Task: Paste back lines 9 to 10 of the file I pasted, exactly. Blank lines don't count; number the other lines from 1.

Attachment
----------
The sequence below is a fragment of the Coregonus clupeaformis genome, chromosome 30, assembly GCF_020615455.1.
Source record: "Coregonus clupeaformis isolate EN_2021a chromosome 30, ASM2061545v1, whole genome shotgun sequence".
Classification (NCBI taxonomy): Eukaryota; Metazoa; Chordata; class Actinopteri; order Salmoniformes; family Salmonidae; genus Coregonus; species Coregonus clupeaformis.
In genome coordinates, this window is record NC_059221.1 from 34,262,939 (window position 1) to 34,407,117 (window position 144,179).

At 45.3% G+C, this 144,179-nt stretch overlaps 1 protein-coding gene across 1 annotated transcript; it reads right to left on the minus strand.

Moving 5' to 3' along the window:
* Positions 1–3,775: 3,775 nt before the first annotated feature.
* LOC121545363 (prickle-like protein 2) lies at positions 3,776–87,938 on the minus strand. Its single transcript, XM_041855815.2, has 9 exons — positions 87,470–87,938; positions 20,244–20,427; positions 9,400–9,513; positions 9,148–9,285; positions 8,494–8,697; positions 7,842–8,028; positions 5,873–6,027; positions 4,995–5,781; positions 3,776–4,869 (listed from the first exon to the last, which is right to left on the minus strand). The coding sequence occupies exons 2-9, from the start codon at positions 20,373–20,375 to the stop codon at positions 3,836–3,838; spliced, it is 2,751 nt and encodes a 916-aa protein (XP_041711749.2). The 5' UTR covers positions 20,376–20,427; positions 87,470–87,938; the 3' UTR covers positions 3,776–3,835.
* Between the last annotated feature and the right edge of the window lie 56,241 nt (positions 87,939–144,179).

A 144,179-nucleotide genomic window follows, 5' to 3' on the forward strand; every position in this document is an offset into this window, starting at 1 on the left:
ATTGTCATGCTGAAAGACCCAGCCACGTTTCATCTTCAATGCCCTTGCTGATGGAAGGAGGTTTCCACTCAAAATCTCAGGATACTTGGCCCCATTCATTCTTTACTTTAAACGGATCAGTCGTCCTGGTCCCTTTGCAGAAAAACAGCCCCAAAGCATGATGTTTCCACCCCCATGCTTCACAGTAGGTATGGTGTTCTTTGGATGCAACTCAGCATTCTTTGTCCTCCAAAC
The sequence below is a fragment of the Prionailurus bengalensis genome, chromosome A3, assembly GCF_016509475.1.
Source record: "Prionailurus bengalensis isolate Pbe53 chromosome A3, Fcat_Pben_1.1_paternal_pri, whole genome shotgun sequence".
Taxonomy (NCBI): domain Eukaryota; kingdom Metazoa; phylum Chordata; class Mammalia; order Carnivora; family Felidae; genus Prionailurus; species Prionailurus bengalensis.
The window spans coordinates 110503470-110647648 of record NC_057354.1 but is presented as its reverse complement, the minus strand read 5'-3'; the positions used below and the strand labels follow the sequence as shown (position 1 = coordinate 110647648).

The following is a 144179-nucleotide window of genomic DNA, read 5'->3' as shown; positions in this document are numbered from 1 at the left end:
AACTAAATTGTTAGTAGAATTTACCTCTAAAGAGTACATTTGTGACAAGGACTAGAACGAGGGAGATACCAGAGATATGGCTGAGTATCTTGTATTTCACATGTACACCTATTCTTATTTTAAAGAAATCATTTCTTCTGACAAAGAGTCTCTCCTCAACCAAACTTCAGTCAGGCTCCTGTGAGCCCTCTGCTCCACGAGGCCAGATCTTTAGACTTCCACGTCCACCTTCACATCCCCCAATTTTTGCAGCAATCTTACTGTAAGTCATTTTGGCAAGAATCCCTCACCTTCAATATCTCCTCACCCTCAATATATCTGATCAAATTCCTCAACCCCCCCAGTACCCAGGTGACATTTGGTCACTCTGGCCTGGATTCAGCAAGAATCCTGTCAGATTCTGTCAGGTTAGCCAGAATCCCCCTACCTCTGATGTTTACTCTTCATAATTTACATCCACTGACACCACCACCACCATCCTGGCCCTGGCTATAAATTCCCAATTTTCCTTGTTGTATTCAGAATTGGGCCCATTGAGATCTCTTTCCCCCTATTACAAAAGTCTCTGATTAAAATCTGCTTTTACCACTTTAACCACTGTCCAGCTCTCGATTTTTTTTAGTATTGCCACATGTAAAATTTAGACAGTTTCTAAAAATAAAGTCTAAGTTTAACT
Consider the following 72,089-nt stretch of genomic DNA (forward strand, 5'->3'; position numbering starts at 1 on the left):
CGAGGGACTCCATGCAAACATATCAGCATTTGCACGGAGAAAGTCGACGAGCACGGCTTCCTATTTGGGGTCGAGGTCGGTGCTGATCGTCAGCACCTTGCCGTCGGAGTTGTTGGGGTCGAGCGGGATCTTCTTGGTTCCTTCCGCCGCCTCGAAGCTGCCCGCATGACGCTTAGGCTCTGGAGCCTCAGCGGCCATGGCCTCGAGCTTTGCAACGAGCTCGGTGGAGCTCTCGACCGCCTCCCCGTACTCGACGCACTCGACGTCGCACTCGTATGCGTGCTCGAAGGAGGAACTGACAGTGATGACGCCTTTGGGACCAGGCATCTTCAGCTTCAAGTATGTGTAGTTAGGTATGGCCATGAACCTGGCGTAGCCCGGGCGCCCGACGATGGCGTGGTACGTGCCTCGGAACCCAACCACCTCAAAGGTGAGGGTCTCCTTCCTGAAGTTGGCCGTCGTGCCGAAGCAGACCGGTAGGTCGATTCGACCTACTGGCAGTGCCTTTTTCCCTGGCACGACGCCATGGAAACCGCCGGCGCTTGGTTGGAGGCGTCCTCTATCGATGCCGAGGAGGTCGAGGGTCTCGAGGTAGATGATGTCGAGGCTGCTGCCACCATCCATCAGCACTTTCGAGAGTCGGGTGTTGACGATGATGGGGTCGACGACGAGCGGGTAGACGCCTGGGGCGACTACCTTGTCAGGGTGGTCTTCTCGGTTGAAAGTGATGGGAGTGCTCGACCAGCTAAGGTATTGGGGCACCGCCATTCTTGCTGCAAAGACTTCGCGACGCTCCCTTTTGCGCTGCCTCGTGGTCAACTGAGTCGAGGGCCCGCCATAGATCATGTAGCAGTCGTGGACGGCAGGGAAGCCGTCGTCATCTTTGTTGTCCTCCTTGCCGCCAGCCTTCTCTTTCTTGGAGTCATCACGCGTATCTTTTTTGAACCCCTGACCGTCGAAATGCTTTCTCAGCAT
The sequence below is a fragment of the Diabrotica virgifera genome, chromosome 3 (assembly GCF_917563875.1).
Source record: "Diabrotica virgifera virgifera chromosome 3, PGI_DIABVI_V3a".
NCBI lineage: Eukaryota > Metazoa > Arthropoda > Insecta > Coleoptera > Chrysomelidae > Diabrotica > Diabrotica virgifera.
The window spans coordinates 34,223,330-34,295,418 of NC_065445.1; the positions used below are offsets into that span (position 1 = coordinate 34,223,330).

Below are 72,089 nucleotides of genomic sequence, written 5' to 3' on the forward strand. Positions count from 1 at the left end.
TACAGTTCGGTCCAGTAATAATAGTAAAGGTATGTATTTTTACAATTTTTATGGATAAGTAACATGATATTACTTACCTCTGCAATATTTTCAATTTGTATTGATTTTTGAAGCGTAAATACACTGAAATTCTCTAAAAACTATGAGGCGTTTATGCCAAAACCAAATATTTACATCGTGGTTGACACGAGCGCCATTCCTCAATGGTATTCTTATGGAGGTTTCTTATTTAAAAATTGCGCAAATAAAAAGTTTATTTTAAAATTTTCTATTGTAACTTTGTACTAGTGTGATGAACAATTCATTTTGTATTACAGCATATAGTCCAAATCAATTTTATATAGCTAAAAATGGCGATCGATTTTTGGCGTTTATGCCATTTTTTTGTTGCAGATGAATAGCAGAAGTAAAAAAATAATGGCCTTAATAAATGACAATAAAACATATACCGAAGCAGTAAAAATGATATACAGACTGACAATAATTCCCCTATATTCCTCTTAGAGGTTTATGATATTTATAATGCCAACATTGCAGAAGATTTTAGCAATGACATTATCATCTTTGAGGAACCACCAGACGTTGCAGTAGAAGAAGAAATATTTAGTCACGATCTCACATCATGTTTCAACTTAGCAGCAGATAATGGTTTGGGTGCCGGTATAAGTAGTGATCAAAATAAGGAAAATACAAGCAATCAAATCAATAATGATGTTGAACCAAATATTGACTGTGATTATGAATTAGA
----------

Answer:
* Between the last annotated feature and the right edge of the window lie 56,241 nt (positions 87,939–144,179).

A 144,179-nucleotide genomic window follows, 5' to 3' on the forward strand; every position in this document is an offset into this window, starting at 1 on the left: